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Decision No. 15,949

Appeal of CECELIA SOUTHARD, on behalf of her daughter MARIA, from action of the Board of Education of the Haverstraw-Stony Point Central School District regarding transportation.

Decision No. 15,949

(July 16, 2009)

O’Connell & Riley, Esqs., attorneys for respondent, James K. Riley, Esq., of counsel

HUXLEY, Interim Commissioner.--Petitioner appeals the determination of the Haverstraw-Stony Point Central School District (“respondent”) that her daughter, Maria, is not eligible for nonpublic school transportation.  The appeal must be dismissed.

In March 2008, petitioner requested transportation for Maria to and from the Immaculate Heart Academy (“IHA”), an all-girls school in Washington Township, New Jersey, for the 2008-2009 school year.  On July 1, 2008, petitioner and several other families appeared before respondent.  Respondent denied petitioner’s request on the basis that she lives more than 15 miles away from IHA.  This appeal ensued.

Petitioner contends that respondent’s mileage calculations are erroneous and claims that she and Maria live less than 15 miles from IHA.  In addition, petitioner accuses respondent of discriminating against female students by providing transportation for boys who live more than 15 miles from certain all-boys schools, but not doing the same for girls who are “similarly situated.”  Petitioner seeks a determination that respondent’s mileage calculations lack credibility and that its actions create a “disparate impact and discriminatory effect on female students.”

Respondent denies petitioner’s claims and asserts that it provides transportation to nonpublic schools “based solely and exclusively on the computation of mileage.”

Before reaching the merits I must address respondent’s sur-reply.  The Commissioner, in his discretion, may permit the service and filing of additional affidavits, exhibits and other supporting papers upon good cause shown (8 NYCRR §275.3[b]).  Here, respondent requests that I consider its sur-reply to “deal with and resolve” issues raised in petitioner’s reply.  Since I find that respondent’s sur-reply is responsive to new material properly contained in petitioner’s reply, I have accepted and considered it.

Education Law §3635(1) establishes a system of entitlement to transportation services to nonpublic schools.  Transportation between a pupil’s home and the nonpublic school that the pupil attends must be provided if the distance between such home and school is within the statutorily prescribed limits for such transportation (Education Law §3635[1][a]; Appeal of Bittlingmaier, 45 Ed Dept Rep 213, Decision No. 15,305; Appeal of Heffernan, 43 id. 447, Decision No. 15,046; Appeal of Porzio, 42 id. 166, Decision No. 14,808).  Although the statute requires a board of education to provide transportation for elementary school pupils between home and school for distances of between 2 and 15 miles and for secondary school pupils between home and school for distances of between 3 and 15 miles, the minimum distance may be shortened and/or the maximum distance may be extended by local district policy after approval by district voters (Education Law §3635[1][a]; Appeal of Bittlingmaier, 45 Ed Dept Rep 213, Decision No. 15,305; Appeal of Heffernan, 43 id. 447, Decision No. 15,046; Appeal of Porzio, 42 id. 166, Decision No. 14,808).  Here, the record reflects that respondent and its voters have not approved transportation to nonpublic schools for distances in excess of 15 miles.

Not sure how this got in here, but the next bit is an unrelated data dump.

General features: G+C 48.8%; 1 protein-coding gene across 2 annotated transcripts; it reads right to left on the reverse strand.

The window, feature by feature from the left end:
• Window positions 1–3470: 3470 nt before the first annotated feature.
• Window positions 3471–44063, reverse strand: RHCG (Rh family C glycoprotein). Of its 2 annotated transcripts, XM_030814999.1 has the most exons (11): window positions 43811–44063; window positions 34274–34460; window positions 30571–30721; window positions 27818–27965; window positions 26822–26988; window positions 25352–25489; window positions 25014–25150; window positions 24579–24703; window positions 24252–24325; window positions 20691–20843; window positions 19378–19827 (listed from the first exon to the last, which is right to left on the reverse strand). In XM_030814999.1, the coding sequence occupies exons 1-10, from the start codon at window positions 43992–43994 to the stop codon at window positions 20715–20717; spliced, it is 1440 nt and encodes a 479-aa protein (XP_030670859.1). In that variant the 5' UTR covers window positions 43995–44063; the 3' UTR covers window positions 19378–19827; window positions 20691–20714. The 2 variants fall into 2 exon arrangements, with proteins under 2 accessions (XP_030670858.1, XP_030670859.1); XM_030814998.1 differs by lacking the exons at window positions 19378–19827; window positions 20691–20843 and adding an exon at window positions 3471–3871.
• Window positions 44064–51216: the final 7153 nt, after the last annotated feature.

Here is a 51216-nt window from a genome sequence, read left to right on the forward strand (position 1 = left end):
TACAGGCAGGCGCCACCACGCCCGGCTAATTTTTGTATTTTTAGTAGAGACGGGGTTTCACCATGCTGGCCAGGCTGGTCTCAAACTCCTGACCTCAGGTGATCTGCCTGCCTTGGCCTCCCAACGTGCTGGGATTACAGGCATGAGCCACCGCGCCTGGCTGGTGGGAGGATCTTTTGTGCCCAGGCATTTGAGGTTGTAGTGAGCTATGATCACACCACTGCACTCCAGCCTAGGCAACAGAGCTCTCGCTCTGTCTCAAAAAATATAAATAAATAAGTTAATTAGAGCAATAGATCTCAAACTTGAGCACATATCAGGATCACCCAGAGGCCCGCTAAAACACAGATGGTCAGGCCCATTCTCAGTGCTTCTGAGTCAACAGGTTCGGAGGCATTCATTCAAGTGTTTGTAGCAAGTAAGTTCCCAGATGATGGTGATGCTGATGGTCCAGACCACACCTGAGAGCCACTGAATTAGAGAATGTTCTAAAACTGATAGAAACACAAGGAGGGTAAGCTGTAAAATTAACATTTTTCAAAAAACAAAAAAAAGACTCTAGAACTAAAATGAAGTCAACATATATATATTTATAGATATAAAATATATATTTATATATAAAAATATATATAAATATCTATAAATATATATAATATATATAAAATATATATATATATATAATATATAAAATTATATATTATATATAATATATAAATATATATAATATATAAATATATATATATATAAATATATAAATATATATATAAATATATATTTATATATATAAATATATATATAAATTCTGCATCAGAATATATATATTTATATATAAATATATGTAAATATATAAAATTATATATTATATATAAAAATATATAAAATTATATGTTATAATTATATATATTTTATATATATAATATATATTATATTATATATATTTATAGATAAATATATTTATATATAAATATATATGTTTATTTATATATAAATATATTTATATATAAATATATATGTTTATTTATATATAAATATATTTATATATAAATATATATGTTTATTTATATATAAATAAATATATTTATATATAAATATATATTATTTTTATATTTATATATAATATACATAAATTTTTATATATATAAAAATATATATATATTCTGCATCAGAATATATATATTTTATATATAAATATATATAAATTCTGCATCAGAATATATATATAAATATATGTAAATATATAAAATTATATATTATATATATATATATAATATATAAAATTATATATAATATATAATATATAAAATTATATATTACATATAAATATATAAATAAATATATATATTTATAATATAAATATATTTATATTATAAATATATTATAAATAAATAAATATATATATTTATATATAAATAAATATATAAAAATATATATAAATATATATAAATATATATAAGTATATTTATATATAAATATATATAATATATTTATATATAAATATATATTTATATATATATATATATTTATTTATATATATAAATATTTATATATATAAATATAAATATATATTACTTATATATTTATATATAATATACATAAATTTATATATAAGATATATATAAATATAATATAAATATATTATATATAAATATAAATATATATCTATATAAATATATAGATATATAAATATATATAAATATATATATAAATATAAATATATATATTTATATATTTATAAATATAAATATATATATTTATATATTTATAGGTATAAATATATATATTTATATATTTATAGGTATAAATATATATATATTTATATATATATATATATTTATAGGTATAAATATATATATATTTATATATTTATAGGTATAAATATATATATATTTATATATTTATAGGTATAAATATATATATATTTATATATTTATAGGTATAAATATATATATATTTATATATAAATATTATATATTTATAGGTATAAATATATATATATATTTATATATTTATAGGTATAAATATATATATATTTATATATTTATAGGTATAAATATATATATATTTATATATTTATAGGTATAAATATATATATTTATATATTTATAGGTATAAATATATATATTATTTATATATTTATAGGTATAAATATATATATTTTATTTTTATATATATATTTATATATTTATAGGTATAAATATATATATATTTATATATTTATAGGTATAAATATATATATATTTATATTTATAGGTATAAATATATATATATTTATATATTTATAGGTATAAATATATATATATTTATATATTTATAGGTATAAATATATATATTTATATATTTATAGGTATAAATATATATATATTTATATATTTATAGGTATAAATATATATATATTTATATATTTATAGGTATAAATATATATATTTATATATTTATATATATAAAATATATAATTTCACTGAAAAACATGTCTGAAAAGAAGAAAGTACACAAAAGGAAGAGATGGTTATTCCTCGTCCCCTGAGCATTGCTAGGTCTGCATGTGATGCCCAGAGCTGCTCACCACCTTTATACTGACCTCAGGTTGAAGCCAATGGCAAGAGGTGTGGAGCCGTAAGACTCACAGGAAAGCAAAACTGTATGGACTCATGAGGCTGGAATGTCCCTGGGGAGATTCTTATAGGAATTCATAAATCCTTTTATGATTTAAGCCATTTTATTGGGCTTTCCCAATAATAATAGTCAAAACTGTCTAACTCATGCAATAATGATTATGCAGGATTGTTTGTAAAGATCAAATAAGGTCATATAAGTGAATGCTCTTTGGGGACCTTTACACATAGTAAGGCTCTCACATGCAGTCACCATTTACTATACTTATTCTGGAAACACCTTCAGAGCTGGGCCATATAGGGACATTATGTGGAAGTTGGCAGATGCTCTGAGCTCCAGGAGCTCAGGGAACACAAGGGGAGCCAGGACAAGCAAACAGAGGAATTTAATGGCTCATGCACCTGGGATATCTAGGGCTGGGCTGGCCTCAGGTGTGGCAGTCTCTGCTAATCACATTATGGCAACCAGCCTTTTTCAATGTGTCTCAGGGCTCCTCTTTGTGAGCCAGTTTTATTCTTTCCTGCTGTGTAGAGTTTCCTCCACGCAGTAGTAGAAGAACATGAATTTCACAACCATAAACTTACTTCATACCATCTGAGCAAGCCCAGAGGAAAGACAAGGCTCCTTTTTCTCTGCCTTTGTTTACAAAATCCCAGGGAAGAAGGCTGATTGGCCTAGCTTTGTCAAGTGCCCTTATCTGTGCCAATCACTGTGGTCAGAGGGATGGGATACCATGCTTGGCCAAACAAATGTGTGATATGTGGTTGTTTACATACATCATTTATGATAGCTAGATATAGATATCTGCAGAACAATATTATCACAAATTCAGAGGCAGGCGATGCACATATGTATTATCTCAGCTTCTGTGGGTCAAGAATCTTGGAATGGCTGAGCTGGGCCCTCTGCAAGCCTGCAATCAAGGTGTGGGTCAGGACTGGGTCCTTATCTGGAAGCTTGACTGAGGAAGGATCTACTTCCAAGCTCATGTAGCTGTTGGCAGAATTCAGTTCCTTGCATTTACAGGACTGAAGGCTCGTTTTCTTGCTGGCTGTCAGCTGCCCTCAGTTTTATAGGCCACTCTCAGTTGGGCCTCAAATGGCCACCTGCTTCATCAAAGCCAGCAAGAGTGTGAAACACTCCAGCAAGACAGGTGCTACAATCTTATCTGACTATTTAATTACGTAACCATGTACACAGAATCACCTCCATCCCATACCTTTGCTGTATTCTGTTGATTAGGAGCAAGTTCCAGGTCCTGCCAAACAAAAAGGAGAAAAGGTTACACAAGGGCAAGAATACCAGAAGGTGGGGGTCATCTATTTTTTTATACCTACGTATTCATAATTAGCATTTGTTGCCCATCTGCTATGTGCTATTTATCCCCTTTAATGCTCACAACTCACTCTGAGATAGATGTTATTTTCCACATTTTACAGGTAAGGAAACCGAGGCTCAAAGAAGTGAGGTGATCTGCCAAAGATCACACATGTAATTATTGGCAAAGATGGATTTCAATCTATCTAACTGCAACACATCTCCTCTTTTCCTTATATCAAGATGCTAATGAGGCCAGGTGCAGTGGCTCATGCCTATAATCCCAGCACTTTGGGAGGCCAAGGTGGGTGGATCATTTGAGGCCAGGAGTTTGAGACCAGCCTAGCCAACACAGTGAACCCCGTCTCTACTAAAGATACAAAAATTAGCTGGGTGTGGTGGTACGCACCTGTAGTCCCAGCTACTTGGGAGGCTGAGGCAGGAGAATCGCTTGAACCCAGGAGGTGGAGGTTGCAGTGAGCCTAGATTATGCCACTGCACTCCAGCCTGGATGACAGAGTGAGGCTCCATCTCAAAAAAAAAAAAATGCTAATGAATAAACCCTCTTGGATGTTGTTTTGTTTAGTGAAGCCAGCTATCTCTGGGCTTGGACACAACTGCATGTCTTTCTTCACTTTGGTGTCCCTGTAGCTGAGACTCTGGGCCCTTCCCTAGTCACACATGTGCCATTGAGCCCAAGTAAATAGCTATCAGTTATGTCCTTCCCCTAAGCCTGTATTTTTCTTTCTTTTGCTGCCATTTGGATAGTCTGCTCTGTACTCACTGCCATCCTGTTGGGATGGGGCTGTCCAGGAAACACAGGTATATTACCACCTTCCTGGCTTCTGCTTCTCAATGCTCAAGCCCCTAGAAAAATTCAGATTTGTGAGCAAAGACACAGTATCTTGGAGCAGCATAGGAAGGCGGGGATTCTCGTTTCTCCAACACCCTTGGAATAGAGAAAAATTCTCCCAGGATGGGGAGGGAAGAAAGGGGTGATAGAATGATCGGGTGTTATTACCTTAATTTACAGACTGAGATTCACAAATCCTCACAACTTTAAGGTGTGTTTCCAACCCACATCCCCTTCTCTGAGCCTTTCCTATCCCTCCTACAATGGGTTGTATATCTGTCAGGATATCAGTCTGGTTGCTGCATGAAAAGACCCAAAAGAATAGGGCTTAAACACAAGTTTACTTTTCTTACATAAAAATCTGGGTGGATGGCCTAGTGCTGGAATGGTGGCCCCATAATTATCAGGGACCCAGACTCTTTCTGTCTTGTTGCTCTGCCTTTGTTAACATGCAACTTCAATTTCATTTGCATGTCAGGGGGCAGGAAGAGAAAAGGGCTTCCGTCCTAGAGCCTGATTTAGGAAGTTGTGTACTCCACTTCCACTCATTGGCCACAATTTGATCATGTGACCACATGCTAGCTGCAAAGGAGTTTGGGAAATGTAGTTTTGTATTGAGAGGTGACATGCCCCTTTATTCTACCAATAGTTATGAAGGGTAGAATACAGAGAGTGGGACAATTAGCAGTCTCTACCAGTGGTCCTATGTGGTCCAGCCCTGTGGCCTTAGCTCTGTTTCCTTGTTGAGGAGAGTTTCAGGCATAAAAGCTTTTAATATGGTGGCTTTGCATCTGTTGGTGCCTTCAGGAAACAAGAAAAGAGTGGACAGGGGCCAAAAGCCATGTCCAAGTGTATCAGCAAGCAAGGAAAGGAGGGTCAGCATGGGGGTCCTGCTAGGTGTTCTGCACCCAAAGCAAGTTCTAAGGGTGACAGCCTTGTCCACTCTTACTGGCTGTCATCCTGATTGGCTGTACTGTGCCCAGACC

Petitioner contends that she and Maria reside less than 15 miles from IHA.  However, she submits no evidence to support her claim.  Instead, petitioner merely attempts to discredit respondent’s calculations which, though slightly varied, all indicate that petitioner and Maria reside more than 15 miles from IHA.  In an appeal to the Commissioner, a petitioner has the burden of demonstrating a clear legal right to the relief requested and the burden of establishing the facts upon which petitioner seeks relief (8 NYCRR §275.10; Appeal of Brown, 46 Ed Dept Rep 584, Decision No. 15,602; Appeals of Hubbard, 46 id. 533, Decision No. 15,585; Appeal of Darrow, 46 id. 182, Decision No. 15,477).  Despite the various discrepancies highlighted by petitioner, I am unable to find that she has met her burden of showing that she and Maria live less than 15 miles from IHA.